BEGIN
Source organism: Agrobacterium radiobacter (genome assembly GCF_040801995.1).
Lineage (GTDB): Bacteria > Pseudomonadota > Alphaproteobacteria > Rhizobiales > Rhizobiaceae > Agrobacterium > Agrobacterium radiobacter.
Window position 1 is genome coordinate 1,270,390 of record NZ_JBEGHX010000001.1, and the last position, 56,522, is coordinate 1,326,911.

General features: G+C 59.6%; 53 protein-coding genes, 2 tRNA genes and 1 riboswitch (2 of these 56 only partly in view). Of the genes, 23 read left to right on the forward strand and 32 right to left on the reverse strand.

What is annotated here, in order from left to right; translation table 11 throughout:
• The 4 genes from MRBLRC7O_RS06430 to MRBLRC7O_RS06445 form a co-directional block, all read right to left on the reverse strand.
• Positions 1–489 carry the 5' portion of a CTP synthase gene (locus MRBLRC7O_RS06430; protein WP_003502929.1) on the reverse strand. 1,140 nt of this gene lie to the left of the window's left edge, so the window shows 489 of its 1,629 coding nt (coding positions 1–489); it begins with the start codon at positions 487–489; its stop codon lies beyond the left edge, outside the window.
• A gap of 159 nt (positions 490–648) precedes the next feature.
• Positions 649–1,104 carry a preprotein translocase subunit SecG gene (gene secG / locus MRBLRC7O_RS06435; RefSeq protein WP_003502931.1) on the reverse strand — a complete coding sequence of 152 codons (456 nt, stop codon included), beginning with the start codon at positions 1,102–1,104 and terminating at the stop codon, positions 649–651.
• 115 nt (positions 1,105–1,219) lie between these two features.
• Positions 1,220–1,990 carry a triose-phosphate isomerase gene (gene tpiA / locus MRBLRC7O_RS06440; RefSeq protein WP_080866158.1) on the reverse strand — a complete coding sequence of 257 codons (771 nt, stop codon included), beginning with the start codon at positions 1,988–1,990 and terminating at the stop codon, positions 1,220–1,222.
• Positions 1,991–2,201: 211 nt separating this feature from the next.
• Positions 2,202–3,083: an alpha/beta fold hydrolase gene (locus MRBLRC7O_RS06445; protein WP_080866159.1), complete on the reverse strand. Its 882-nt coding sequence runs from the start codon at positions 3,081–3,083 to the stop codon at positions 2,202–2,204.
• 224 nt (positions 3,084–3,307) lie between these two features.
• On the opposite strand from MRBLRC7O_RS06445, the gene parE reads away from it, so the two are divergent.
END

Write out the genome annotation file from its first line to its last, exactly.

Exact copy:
Source organism: Agrobacterium radiobacter (genome assembly GCF_040801995.1).
Lineage (GTDB): Bacteria > Pseudomonadota > Alphaproteobacteria > Rhizobiales > Rhizobiaceae > Agrobacterium > Agrobacterium radiobacter.
Window position 1 is genome coordinate 1,270,390 of record NZ_JBEGHX010000001.1, and the last position, 56,522, is coordinate 1,326,911.

General features: G+C 59.6%; 53 protein-coding genes, 2 tRNA genes and 1 riboswitch (2 of these 56 only partly in view). Of the genes, 23 read left to right on the forward strand and 32 right to left on the reverse strand.

What is annotated here, in order from left to right; translation table 11 throughout:
• The 4 genes from MRBLRC7O_RS06430 to MRBLRC7O_RS06445 form a co-directional block, all read right to left on the reverse strand.
• Positions 1–489 carry the 5' portion of a CTP synthase gene (locus MRBLRC7O_RS06430; protein WP_003502929.1) on the reverse strand. 1,140 nt of this gene lie to the left of the window's left edge, so the window shows 489 of its 1,629 coding nt (coding positions 1–489); it begins with the start codon at positions 487–489; its stop codon lies beyond the left edge, outside the window.
• A gap of 159 nt (positions 490–648) precedes the next feature.
• Positions 649–1,104 carry a preprotein translocase subunit SecG gene (gene secG / locus MRBLRC7O_RS06435; RefSeq protein WP_003502931.1) on the reverse strand — a complete coding sequence of 152 codons (456 nt, stop codon included), beginning with the start codon at positions 1,102–1,104 and terminating at the stop codon, positions 649–651.
• 115 nt (positions 1,105–1,219) lie between these two features.
• Positions 1,220–1,990 carry a triose-phosphate isomerase gene (gene tpiA / locus MRBLRC7O_RS06440; RefSeq protein WP_080866158.1) on the reverse strand — a complete coding sequence of 257 codons (771 nt, stop codon included), beginning with the start codon at positions 1,988–1,990 and terminating at the stop codon, positions 1,220–1,222.
• Positions 1,991–2,201: 211 nt separating this feature from the next.
• Positions 2,202–3,083: an alpha/beta fold hydrolase gene (locus MRBLRC7O_RS06445; protein WP_080866159.1), complete on the reverse strand. Its 882-nt coding sequence runs from the start codon at positions 3,081–3,083 to the stop codon at positions 2,202–2,204.
• 224 nt (positions 3,084–3,307) lie between these two features.
• On the opposite strand from MRBLRC7O_RS06445, the gene parE reads away from it, so the two are divergent.